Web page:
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dc.contributor.authorMd Sikin, Adi
dc.date.accessioned2016-07-05T15:29:55Z
dc.date.available2021-05-30T06:00:21Z
dc.date.issued2016-05-29
dc.identifier.otherbibid: 9596996
dc.identifier.urihttps://hdl.handle.net/1813/44267
dc.description.abstractInactivation of microorganisms with high-pressure carbon dioxide (HP-CO2) is emerging as an innovative process for the sterilization of biological materials. However, its application in milk processing poses a challenge since CO2-induced reduction in pH may lead to casein precipitation. High-pressure nitrous oxide (HP-N2O) has been suggested as an alternate choice for the processing of fluid milk. Agitated supercritical carbon dioxide (Sc-CO2) at 10.3 MPa and 35°C with 100 ppm peracetic acid (PAA) resulted in a complete 8- and 5-log10 inactivation of Escherichia coli and Bacillus atrophaeus spores in thin milk-films after 15 and 40 min, respectively. The treatment also resulted in partial milk-protein coagulation (55%) and thus possible applications of this approach may be in those processes where curd formation from sterile milk is beneficial. The HP-CO2 treatment at 10.3 MPa with 50 ppm PAA resulted in 2.6-, 5.4- and 9.2-log10 reductions of E. coli in agitated bulk milk after 120 min at 5, 15 and 25°C, respectively, whereas a 0.7-log10 reduction of B. atrophaeus spores was obtained at 25°C. The Fermi model was used to describe the inactivation kinetics of E. coli and B. atrophaeus. This strategy should be attractive for low-temperature ([LESS-THAN OR EQUAL TO]25°C) pasteurization of fluid milk. A 20-min treatment of skim milk with added nisin (150 IU/mL) using HP-N2O (15.2 MPa and 65°C) resulted in 8- and 8.6-log10 reductions of E. coli and Listeria innocua, respectively. ! Meanwhile, a 2.5-log10 inactivation of B. atrophaeus spores was obtained when lysozyme (50 [MICRO SIGN]g/mL) was also added and the temperature was increased to 85°C. There were no significant changes in the physico-chemical properties of the treated milk and no sub-lethally injured cells were detected following the treatment. Agitated Sc-CO2 at 9.8 MPa and 35°C with 100 ppm PAA synergistically resulted in the inactivation of major microbial groups in shredded Mozzarella cheese after 30-min of treatment. A >5-log10 reduction in the populations of E. coli, L. innocua, yeasts & molds and the total bacterial counts along with a 4-log10 reduction of Geobacillus stearothermophilus spores was achieved during storage for 21 days at 25°C. !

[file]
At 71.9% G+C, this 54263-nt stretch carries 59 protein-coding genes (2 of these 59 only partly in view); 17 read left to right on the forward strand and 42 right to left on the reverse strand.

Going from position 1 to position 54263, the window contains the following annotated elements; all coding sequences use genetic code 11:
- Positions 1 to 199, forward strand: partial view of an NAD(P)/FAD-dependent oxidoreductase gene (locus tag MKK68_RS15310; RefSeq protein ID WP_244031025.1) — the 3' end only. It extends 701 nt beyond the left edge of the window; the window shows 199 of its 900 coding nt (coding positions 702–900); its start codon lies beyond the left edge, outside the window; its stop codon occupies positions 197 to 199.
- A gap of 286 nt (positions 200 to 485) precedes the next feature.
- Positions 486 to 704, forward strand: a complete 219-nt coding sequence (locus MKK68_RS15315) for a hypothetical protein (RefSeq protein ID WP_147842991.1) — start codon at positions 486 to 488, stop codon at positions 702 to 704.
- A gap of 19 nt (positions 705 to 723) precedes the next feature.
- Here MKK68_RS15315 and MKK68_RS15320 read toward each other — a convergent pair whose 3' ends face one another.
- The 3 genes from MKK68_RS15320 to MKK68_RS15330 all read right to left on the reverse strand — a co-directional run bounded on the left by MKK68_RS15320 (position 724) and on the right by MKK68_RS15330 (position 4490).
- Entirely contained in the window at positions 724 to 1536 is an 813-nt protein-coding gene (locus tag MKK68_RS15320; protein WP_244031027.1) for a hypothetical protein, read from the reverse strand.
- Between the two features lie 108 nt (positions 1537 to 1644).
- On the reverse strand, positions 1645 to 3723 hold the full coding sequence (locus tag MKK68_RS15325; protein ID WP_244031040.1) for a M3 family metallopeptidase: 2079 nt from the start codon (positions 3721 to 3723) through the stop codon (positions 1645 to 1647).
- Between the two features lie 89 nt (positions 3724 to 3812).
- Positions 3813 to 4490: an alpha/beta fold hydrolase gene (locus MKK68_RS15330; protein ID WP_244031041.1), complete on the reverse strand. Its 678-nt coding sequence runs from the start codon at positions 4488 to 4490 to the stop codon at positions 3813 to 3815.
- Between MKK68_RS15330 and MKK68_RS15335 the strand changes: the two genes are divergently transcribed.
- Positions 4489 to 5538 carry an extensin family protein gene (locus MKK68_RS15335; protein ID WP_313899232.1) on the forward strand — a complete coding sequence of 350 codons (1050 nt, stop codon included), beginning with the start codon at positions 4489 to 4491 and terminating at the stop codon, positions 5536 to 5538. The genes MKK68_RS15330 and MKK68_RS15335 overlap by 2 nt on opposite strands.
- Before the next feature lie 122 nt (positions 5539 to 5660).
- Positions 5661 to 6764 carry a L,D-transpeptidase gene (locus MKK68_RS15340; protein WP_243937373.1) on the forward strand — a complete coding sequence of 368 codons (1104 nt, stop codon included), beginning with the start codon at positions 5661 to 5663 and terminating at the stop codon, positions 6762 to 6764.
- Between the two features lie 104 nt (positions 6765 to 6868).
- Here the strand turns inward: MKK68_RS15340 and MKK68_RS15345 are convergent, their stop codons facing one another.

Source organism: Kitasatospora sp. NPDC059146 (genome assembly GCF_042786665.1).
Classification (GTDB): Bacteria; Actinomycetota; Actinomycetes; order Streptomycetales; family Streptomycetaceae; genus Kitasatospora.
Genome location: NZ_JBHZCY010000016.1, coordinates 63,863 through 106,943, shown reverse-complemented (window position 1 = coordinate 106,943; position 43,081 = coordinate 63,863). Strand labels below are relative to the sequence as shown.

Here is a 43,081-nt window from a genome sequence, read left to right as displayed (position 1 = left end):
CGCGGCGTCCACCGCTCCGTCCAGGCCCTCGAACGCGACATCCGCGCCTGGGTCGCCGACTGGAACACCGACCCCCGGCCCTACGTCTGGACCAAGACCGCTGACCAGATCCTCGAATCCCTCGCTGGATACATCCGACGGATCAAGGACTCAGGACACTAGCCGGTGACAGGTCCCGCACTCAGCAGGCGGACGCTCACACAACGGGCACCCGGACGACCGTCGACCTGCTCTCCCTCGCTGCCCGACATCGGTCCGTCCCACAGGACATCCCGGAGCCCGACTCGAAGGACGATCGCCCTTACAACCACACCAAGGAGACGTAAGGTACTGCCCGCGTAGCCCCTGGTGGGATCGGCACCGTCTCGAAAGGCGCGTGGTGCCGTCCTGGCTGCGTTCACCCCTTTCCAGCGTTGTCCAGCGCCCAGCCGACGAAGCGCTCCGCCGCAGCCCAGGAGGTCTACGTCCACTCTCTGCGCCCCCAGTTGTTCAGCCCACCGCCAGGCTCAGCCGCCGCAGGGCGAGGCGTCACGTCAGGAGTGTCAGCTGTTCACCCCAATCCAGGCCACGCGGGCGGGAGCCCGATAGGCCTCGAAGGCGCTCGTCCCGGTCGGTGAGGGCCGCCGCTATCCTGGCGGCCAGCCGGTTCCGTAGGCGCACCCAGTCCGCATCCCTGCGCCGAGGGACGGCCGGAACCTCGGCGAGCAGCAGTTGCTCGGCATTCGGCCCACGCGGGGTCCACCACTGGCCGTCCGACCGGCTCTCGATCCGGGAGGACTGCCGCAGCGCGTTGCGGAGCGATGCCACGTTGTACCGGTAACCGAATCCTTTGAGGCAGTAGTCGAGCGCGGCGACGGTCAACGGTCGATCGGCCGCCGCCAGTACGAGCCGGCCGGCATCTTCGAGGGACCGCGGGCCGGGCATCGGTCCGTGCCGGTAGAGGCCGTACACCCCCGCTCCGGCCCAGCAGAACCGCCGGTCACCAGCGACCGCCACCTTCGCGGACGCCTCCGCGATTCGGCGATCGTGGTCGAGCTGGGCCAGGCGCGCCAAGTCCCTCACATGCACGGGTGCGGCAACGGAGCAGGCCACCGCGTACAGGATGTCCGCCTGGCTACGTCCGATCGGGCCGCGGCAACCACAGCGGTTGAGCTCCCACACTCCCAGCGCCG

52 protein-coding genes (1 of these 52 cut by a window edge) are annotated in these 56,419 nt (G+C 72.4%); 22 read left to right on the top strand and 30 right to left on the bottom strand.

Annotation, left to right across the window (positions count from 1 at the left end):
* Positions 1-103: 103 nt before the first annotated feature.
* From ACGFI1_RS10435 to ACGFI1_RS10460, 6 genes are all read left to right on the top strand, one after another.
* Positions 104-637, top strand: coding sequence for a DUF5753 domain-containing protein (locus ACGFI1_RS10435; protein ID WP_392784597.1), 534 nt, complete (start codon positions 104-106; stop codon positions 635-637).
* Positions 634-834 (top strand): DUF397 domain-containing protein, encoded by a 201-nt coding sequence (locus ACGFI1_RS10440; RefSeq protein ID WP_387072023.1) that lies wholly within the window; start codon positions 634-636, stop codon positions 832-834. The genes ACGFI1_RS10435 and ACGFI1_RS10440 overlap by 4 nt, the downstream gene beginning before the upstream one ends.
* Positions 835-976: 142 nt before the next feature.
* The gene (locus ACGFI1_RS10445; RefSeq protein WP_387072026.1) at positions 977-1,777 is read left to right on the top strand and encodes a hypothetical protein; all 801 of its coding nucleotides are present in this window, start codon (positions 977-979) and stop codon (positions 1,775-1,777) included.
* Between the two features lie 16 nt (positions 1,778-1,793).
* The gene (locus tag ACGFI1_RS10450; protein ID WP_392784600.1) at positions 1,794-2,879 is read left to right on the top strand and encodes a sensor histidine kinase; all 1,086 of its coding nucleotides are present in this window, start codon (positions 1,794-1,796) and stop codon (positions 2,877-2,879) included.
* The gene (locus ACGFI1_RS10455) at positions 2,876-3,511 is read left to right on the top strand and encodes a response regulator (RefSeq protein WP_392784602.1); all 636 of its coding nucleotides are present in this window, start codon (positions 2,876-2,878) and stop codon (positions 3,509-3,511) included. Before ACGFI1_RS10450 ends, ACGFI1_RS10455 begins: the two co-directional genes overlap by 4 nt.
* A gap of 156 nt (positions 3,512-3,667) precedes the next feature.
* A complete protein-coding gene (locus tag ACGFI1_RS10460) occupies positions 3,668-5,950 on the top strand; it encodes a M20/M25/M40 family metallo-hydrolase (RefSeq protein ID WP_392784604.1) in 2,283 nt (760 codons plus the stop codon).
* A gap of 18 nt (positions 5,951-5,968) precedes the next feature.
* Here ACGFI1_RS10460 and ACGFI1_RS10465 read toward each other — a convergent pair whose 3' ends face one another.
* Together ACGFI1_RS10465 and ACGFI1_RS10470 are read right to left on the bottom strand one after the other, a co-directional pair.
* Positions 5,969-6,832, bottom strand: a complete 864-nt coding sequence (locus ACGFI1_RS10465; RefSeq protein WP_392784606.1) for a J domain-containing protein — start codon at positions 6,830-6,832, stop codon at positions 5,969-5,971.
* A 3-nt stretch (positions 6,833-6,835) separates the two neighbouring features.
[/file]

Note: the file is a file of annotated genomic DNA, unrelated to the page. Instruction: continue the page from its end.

dc.language.isoen_US
dc.subjectsupercritical carbon dioxide
dc.subjectperacetic acid
dc.subjectspores inactivation
dc.titleInactivation Of Microorganisms In Skim Milk And Shredded Mozzarella Cheese Using High Pressure Carbon Dioxide And Nitrous Oxide
dc.typedissertation or thesis
thesis.degree.disciplineFood Science and Technology
thesis.degree.grantorCornell University
thesis.degree.levelDoctor of Philosophy
thesis.degree.namePh. D., Food Science and Technology
dc.contributor.chairRizvi,Syed S H
dc.contributor.committeeMemberMoraru,Carmen I
dc.contributor.committeeMemberCaffarella,Rosemary S.
dc.identifier.doihttps://doi.org/10.7298/X4B56GNP


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